Roku Jizō hikari kagayaku natsu kodachi
Six Jizō Statues
brighten in the light ―
Jizō son tachi te hohoemu natsu kodachi
stand smiling ―
Jizō son futatabi deau natsu kodachi
have a reunion ―
These haiku were written when we attended the annual Jizō festival held at One Thousand Jizō (千体地蔵, Sentai Jizō) or Oriwatari Jizōson (折渡地蔵尊) , located in Oriwatari, Ouchi, Yurihonjo.
1012 statues stand along a trail up a hill side in Oriwatari.
We visited there on the eve of the festival, on July 23, 2011, taking some photos.
When were One Thousand Jizō built there?
Why were One Thousand Jizō built there?
Members of Akita prefecture （秋田県） ajet community took up the history of One Thousand Jizō in their homepage, in which they tell us about it through English translation of the article taken from the Akita Sakigake newspaper（秋田魁新聞）; 18th May 2009 as follows:.
Mourn those who died in battle, and in the line of duty.
“For a world without war”, “As a memorial for the victims of a cave-in.” In Iwayafumoto of Yurihonjo along the Oriwataritougei walkway, the 16cm tall 1012 Jizō are lined up in order. The Jizō are privately owned memorial Buddhas. On July 24th contributors from inside and outside the prefecture attend the annual Jizō festival that is held, and every year many worshippers come to visit.
With the “Oriwatari Longevity Jizō” (Oriwatari Enmei Jizō) donated two hundred years ago by the founder of Choukoku temple in the city of Akata, Koreyama Zenji, as the principle object of worship (本尊), the Thousand Jizō line the surrounding 4 kilometers (of the hill) in rows.
Taking over the ambition of a monk who saw the sacred construction sight in a dream, volunteers from the town solicited donations of “One person, one Buddha,” and from 1989 it took them two years to build (the temple). According to representative of the Oriwatari Thousand Jizo support team, Mr. Takahashi Kiichiro (82), during its initial foundation there were a thousand and one statues. Damaged Jizō were replaced given the opportunity, and now there are 2012 statues.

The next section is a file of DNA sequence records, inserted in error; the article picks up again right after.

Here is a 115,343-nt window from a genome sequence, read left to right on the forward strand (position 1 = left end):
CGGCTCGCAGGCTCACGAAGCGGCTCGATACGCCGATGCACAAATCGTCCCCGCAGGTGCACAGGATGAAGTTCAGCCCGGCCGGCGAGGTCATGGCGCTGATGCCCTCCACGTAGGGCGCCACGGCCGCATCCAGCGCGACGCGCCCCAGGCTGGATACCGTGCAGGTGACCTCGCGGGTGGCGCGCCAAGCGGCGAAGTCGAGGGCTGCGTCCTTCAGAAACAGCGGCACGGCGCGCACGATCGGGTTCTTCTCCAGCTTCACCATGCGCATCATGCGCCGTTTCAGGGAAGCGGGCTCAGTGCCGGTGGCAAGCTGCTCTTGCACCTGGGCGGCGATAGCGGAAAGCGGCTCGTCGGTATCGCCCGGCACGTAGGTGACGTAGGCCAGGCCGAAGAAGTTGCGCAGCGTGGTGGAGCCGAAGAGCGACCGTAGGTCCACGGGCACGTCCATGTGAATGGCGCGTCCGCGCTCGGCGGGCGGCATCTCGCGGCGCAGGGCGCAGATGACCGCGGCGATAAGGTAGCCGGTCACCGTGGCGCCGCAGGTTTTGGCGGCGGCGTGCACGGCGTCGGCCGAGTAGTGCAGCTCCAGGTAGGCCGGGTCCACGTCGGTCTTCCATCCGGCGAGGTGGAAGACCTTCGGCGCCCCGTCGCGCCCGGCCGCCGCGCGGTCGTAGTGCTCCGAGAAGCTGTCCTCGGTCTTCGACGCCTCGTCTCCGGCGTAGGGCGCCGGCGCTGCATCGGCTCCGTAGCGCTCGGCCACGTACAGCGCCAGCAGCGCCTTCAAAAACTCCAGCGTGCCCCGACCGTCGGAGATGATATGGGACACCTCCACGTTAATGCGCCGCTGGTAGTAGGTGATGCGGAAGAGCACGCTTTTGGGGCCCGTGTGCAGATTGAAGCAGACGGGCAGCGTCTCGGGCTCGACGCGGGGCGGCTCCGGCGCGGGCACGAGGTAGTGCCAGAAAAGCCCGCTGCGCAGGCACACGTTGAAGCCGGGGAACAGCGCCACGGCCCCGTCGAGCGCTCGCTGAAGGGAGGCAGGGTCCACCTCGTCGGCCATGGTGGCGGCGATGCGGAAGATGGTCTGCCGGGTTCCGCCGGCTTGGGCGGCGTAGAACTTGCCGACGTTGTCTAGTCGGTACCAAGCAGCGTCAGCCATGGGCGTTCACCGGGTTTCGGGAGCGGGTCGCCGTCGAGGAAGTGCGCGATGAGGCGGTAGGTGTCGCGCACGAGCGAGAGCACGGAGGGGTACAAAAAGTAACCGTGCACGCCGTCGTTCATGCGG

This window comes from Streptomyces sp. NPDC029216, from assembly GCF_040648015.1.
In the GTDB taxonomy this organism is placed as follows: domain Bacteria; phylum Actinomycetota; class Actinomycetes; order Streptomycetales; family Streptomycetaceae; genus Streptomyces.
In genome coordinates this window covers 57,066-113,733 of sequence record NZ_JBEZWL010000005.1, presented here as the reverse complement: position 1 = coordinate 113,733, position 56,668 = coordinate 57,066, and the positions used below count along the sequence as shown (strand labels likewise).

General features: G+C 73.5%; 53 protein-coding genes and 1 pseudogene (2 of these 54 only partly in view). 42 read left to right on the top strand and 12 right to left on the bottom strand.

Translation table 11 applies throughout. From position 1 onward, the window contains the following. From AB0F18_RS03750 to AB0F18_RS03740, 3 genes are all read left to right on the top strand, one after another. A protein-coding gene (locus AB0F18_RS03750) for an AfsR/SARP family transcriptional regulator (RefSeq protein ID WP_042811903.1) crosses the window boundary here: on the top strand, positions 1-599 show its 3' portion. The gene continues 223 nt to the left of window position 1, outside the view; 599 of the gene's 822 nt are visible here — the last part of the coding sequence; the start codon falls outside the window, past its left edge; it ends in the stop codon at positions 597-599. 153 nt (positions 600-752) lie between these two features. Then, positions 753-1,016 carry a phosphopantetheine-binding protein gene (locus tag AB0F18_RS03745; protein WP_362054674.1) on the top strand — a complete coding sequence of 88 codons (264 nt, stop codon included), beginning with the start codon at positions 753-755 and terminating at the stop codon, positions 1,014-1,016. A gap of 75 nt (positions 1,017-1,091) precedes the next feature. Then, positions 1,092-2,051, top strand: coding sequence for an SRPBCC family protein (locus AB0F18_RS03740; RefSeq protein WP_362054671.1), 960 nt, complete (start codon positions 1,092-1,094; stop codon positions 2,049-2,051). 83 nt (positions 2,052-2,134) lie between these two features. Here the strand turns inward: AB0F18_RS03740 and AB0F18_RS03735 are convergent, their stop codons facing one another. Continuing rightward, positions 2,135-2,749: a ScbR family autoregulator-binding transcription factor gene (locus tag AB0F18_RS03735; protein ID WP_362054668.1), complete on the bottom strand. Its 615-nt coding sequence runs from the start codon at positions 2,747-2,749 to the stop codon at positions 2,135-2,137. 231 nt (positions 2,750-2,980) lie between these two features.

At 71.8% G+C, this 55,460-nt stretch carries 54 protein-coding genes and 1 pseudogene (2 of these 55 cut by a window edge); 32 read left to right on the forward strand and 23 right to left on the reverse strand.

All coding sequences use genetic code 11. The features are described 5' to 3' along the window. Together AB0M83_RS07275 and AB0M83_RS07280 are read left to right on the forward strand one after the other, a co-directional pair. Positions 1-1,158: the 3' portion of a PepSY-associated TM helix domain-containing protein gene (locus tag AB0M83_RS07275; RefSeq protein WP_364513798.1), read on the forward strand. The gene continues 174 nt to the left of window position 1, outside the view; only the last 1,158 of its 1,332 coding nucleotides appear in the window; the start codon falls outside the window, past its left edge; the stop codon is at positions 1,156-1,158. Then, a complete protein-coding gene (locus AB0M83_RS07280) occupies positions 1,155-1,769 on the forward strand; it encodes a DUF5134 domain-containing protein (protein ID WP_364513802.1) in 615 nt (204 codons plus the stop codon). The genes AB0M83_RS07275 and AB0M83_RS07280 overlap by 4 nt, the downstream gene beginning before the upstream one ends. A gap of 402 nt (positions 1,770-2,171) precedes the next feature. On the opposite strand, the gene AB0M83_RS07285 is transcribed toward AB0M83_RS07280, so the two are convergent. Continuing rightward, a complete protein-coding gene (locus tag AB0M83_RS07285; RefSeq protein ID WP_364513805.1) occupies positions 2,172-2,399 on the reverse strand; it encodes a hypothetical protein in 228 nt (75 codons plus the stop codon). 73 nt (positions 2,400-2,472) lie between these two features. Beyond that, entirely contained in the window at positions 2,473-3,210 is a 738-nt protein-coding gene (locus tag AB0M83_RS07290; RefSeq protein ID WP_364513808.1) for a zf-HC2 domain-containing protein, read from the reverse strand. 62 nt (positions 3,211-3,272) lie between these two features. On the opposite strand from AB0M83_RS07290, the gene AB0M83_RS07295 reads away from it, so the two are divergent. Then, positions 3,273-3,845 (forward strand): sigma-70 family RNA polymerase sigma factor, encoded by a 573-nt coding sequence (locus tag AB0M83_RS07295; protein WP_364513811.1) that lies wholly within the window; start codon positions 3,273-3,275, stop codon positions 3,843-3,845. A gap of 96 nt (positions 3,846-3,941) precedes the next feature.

Beneath the two statues at the top of the mountain, damaged roofing tile and other things from when the atomic bomb was dropped in Hiroshima are buried. Mr. Takahashi, who had participated in survey research on special weapons fighter planes at the Naval/Air Force Technical Workshop (Kanagawa Prefecture, Yokosuka City) during World War II, stated “Young people of the same generation as myself got into special attack planes and one after another gave up their lives. This is also to atone for that.” A stone monument was built between (the two statues), and marked with a symbol of peace.
Directly beneath Oriwataritougei, there is also a memorial Buddha marking the location of the Oriwatari Tunnel (Uetsu line) where workers were killed during its construction. According to the Ouchi town records book “Oriwataritougei”, many workers were killed in a cave-in during the tunnel’s construction, which began in 1942 . Before anyone knew it, the workers’ breath was cut short in the darkness, and the town’s women whose hearts suffered donated (the Buddha). Embedded (in the ground) beneath each Jizō is a pedestal, each displaying a different kanji character. The kanji is taken from collections of old Chinese poems such as “Senjimon” (Senjimon is a series of long poems that were written to teach children Chinese characters. The poems contain 1000 different characters). They have become a staple of visits to the temple.
Here is an original Japanese article.
Article courtesy; as per original copyright:
Lastly, let me post the fourth part of RO KU Magazine – Japan, between suffering and hope dedicated to the disaster from Fukushima.
Courtesy of Mr. Corneliu Traian Atanasiu, editor of ROMANIAN KUKAI, here is a pdf file of the magazine.
printre ruine –
într-o stampă niponă
ning flori de cireş
among ruins –
in a Japanese stamp
zi de doliu –
copiii trimit pe apă
bărci de hârtie
day of mourning –
the children put off water
veşti din Akita –
drumurile lui Bashō
news from Akita –
negură deasă –
în năvoadele rupte
PET-uri şi-un bocanc
dense fog –
the torn nets
a PET-and a brogue
doar zborul albatroşilor
only the albatrosses’ flight
case-n fărâme –
crushed houses –
the weight of spring silence
printre ruine –
among ruins –
the minute hand
leans the nest
după explozie –
acelaşi soare încălzind
o altă lume
after explosion –
the same sun warming
The next posting ‘3.11 Haiku from the Romanian Haiku Group (5)’ appears on September 3.
― Hidenori Hiruta (member of HIA)
One thought on “3.11 Haiku from the Romanian Haiku Group (4)”
Thanks for the interesting story about the Jizo statues.
I like Jizo very much and have some in my garden.
Here is more about this deity